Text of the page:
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The Catholic Defender: Saint Mary Magdalene de’ Pazzi

Mary Magdalene de PazziFeast day: May 25. On May 25, the Catholic Church celebrates Saint Mary Magdalene de Pazzi, an Italian noblewoman of the sixteenth and early seventeenth centuries who became a Carmelite nun distinguished for her intense prayer life and devotion to frequent Holy Communion.

Mystical ecstasy is the elevation of the spirit to God in such a way that the person is aware of this union with God while both internal and external senses are detached from the sensible world. Mary Magdalene de’ Pazzi was so generously given this special gift of God that she is called the “ecstatic saint.”

Saint Mary Magdalene de Pazzi was born in Florence, Italy, the only daughter of an exceptionally wealthy and noble family. She was given the name Caterina, in honor of Saint Catherine of Siena, but was often called Lucrezia by her family in remembrance of her grandmother.

She received her First Communion at the then-early age of 10 and made a vow of virginity the same year.

She experienced her first ecstasy when she was only twelve, in her mother's presence.

Catherine de’ Pazzi was born into a noble family in Florence in 1566. The normal course would have been for her to have married into wealth and enjoyed comfort, but Catherine chose to follow her own path. At 9, she learned to meditate from the family confessor. She made her first Communion at the then-early age of 10, and made a vow of virginity one month later. At 16, Catherine entered the Carmelite convent in Florence because she could receive Communion daily there.

Catherine had taken the name Mary Magdalene and had been a novice for a year when she became critically ill. Death seemed near, so her superiors let her make her profession of vows in a private ceremony from a cot in the chapel.

Immediately after, Mary Magdalene fell into an ecstasy that lasted about two hours. This was repeated after Communion on the following 40 mornings. These ecstasies were rich experiences of union with God and contained marvelous insights into divine truths.

As a safeguard against deception and to preserve the revelations, her confessor asked Mary Magdalene to dictate her experiences to sister secretaries.

Over the next six years, five large volumes were filled. The first three books record ecstasies from May of 1584 through Pentecost week the following year. This week was a preparation for a severe five-year trial. The fourth book records that trial and the fifth is a collection of letters concerning reform and renewal. Another book, Admonitions, is a collection of her sayings arising from her experiences in the formation of women religious.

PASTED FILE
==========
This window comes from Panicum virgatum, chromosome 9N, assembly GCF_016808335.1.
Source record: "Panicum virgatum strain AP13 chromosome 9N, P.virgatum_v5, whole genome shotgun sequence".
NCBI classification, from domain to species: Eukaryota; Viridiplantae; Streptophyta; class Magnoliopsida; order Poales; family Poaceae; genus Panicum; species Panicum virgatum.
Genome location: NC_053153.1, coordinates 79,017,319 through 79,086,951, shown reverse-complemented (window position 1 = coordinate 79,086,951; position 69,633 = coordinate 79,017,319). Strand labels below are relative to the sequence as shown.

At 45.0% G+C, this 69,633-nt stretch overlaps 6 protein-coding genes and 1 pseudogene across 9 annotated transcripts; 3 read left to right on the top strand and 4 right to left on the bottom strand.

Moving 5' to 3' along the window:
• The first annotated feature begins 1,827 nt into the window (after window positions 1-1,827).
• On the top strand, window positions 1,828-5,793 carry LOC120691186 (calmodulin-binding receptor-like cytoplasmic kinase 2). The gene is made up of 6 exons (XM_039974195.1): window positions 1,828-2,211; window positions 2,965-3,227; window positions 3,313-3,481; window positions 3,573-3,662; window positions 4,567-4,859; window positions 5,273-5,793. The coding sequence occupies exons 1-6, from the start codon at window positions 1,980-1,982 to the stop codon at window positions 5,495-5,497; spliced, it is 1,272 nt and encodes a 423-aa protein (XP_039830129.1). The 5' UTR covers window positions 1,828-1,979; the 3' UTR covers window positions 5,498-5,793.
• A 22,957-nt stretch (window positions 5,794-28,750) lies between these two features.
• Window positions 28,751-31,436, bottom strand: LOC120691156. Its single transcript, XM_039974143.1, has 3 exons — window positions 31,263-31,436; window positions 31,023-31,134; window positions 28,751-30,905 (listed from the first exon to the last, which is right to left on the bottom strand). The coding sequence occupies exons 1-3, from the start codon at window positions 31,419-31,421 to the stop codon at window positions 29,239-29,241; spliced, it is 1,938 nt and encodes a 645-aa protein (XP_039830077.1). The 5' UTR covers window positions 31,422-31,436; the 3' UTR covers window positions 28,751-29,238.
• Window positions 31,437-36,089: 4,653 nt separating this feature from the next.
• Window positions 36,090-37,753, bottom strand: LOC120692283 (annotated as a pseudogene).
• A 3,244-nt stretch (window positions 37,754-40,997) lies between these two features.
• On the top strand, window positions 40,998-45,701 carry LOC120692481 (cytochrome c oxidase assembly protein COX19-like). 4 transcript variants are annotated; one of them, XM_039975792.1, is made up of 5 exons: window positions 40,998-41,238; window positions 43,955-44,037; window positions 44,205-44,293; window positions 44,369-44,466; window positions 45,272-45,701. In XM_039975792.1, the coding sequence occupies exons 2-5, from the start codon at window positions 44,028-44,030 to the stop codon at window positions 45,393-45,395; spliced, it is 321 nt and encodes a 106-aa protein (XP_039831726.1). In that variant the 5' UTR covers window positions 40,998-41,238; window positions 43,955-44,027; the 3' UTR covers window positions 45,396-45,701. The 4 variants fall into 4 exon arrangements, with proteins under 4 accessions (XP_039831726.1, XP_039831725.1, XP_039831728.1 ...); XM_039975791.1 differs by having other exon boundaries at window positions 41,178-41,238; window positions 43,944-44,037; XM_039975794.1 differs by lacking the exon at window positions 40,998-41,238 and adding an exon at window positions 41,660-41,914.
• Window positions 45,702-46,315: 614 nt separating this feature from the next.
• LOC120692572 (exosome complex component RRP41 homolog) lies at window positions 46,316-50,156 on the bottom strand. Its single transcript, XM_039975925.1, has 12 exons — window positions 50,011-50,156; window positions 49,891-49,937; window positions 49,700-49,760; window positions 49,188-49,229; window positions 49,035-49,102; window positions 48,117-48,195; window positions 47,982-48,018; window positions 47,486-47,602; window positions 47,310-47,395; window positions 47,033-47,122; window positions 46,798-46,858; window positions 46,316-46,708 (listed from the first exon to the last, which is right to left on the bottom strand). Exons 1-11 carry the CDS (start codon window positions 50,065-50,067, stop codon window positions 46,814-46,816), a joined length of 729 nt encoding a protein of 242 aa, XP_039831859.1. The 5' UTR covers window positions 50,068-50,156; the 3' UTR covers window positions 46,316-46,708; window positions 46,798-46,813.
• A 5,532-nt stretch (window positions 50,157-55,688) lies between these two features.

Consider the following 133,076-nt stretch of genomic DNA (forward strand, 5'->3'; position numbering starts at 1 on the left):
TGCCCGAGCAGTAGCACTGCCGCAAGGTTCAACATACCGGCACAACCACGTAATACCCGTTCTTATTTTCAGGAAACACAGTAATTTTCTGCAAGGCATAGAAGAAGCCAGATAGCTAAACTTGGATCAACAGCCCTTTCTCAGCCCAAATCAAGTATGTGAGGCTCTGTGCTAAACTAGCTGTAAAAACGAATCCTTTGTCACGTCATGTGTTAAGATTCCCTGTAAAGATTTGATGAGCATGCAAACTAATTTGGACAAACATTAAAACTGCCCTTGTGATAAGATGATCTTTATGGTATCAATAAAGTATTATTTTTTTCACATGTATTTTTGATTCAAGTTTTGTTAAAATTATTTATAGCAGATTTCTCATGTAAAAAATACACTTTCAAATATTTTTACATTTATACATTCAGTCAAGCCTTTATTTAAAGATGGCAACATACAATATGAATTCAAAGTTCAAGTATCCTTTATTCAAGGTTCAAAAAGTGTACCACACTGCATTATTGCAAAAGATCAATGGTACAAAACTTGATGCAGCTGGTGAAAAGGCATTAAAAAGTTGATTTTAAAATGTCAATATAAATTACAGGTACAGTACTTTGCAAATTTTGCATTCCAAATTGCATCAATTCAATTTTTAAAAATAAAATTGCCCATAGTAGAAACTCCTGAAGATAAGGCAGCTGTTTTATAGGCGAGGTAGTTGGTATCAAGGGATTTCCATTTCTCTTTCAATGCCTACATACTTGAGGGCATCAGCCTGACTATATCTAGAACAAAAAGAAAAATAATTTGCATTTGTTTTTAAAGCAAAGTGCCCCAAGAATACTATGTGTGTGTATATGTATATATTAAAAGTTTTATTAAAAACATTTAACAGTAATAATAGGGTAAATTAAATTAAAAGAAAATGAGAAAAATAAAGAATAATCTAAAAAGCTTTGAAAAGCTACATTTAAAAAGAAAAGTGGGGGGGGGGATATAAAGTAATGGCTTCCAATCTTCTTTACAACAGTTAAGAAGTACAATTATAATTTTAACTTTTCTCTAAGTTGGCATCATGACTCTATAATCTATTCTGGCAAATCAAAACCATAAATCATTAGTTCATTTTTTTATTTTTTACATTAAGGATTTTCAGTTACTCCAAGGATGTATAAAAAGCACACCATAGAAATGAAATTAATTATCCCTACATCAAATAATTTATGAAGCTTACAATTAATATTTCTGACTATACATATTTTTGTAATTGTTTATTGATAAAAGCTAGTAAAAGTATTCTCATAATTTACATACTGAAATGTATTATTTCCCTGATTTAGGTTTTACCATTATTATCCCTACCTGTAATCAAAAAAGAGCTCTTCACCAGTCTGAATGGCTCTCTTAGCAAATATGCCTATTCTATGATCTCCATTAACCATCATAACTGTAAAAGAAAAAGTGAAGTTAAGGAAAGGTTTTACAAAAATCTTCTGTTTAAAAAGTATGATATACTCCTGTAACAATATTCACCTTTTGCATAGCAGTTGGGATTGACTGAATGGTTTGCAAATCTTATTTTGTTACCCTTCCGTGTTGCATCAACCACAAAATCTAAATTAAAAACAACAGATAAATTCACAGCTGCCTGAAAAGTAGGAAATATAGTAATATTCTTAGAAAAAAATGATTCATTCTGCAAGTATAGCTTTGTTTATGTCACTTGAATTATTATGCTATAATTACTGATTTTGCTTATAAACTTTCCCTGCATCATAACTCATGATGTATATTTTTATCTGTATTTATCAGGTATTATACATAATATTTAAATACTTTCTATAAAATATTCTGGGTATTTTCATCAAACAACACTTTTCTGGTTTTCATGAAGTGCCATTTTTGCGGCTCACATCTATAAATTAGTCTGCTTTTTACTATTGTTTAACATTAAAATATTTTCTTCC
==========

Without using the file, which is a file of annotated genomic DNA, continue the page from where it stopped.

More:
The extraordinary was ordinary for this saint. She read the thoughts of others and predicted future events. During her lifetime, Mary Magdalene appeared to several persons in distant places and cured a number of sick people.

It would be easy to dwell on the ecstasies and pretend that Mary Magdalene only had spiritual highs.

It was believed that de' Pazzi could read the thoughts of others and predict future events. For instance, during one ecstatic event she predicted the future elevation to the papacy of Cardinal Alessandro de' Medici (as Pope Leo XI). During her lifetime, she allegedly appeared to several persons in distant places (Biolocation) and cured a number of sick people.

De' Pazzi died on May 25, 1607, at the age of 41. She was buried in the choir of the monastery chapel.

At her canonization in 1668 her body was declared miraculously incorrupt.

Her relic corpse is located in the Monastery of Maria Maddalena de' Pazzi in Careggi.

This is far from true. It seems that God permitted her this special closeness to prepare her for the five years of desolation that followed when she experienced spiritual dryness.

She was plunged into a state of darkness in which she saw nothing but what was horrible in herself and all around her. She had violent temptations and endured great physical suffering. Mary Magdalene de’ Pazzi died in 1607 at age 41, and was canonized in 1669. Her liturgical feast is celebrated on May 25.

She was not, however, canonized until 62 years after her death, when Pope Clement IX raised her to the altars on April 28, 1669. The church of the Monastery of Pažaislis, commissioned in 1662 in Lithuania, was one of the first to be consecrated in her honor.

Intimate union, God’s gift to mystics, is a reminder to all of us of the eternal happiness of union he wishes to give us. The cause of mystical ecstasy in this life is the Holy Spirit, working through spiritual gifts. The ecstasy occurs because of the weakness of the body and its powers to withstand the divine illumination, but as the body is purified and strengthened, ecstasy no longer occurs. See Teresa of Avila’s Interior Castle, and John of the Cross’ Dark Night of the Soul, for more about various aspects of ecstasies.


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